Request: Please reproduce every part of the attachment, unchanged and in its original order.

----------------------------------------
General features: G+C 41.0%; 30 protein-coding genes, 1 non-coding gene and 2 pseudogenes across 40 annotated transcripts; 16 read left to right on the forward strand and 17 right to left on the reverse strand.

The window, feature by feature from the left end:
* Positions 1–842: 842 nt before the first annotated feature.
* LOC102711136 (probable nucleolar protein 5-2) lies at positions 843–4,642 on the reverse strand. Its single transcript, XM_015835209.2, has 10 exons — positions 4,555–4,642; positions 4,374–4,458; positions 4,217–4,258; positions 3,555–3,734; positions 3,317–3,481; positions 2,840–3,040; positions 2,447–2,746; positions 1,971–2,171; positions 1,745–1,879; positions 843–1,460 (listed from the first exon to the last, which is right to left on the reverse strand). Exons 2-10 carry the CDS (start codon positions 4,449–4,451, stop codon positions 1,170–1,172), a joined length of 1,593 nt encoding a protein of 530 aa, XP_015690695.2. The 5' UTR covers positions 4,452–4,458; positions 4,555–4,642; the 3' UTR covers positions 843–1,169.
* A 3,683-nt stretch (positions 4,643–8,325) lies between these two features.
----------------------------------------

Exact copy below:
General features: G+C 41.0%; 30 protein-coding genes, 1 non-coding gene and 2 pseudogenes across 40 annotated transcripts; 16 read left to right on the forward strand and 17 right to left on the reverse strand.

The window, feature by feature from the left end:
* Positions 1–842: 842 nt before the first annotated feature.
* LOC102711136 (probable nucleolar protein 5-2) lies at positions 843–4,642 on the reverse strand. Its single transcript, XM_015835209.2, has 10 exons — positions 4,555–4,642; positions 4,374–4,458; positions 4,217–4,258; positions 3,555–3,734; positions 3,317–3,481; positions 2,840–3,040; positions 2,447–2,746; positions 1,971–2,171; positions 1,745–1,879; positions 843–1,460 (listed from the first exon to the last, which is right to left on the reverse strand). Exons 2-10 carry the CDS (start codon positions 4,449–4,451, stop codon positions 1,170–1,172), a joined length of 1,593 nt encoding a protein of 530 aa, XP_015690695.2. The 5' UTR covers positions 4,452–4,458; positions 4,555–4,642; the 3' UTR covers positions 843–1,169.
* A 3,683-nt stretch (positions 4,643–8,325) lies between these two features.